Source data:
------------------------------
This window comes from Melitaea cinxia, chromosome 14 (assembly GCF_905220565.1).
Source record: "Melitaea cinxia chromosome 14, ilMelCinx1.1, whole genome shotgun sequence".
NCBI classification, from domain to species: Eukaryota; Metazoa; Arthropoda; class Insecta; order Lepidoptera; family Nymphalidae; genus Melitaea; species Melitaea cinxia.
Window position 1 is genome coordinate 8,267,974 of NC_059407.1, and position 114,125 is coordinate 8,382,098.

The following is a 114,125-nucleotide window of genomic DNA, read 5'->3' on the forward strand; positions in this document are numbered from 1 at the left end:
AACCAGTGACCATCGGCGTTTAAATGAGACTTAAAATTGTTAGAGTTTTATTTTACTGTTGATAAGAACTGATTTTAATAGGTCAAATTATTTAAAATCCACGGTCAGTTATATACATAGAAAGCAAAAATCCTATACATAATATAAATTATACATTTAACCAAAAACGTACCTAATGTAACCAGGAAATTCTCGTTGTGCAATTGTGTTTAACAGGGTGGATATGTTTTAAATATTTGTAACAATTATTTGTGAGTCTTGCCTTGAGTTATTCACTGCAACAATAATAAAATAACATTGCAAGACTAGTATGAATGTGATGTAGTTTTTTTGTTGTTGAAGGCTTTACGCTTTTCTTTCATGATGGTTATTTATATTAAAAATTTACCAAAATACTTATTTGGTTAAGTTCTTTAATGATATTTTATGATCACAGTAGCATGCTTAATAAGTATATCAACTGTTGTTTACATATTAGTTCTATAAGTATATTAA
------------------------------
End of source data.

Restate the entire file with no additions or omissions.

This window comes from Melitaea cinxia, chromosome 14 (assembly GCF_905220565.1).
Source record: "Melitaea cinxia chromosome 14, ilMelCinx1.1, whole genome shotgun sequence".
NCBI classification, from domain to species: Eukaryota; Metazoa; Arthropoda; class Insecta; order Lepidoptera; family Nymphalidae; genus Melitaea; species Melitaea cinxia.
Window position 1 is genome coordinate 8,267,974 of NC_059407.1, and position 114,125 is coordinate 8,382,098.

The following is a 114,125-nucleotide window of genomic DNA, read 5'->3' on the forward strand; positions in this document are numbered from 1 at the left end:
AACCAGTGACCATCGGCGTTTAAATGAGACTTAAAATTGTTAGAGTTTTATTTTACTGTTGATAAGAACTGATTTTAATAGGTCAAATTATTTAAAATCCACGGTCAGTTATATACATAGAAAGCAAAAATCCTATACATAATATAAATTATACATTTAACCAAAAACGTACCTAATGTAACCAGGAAATTCTCGTTGTGCAATTGTGTTTAACAGGGTGGATATGTTTTAAATATTTGTAACAATTATTTGTGAGTCTTGCCTTGAGTTATTCACTGCAACAATAATAAAATAACATTGCAAGACTAGTATGAATGTGATGTAGTTTTTTTGTTGTTGAAGGCTTTACGCTTTTCTTTCATGATGGTTATTTATATTAAAAATTTACCAAAATACTTATTTGGTTAAGTTCTTTAATGATATTTTATGATCACAGTAGCATGCTTAATAAGTATATCAACTGTTGTTTACATATTAGTTCTATAAGTATATTAA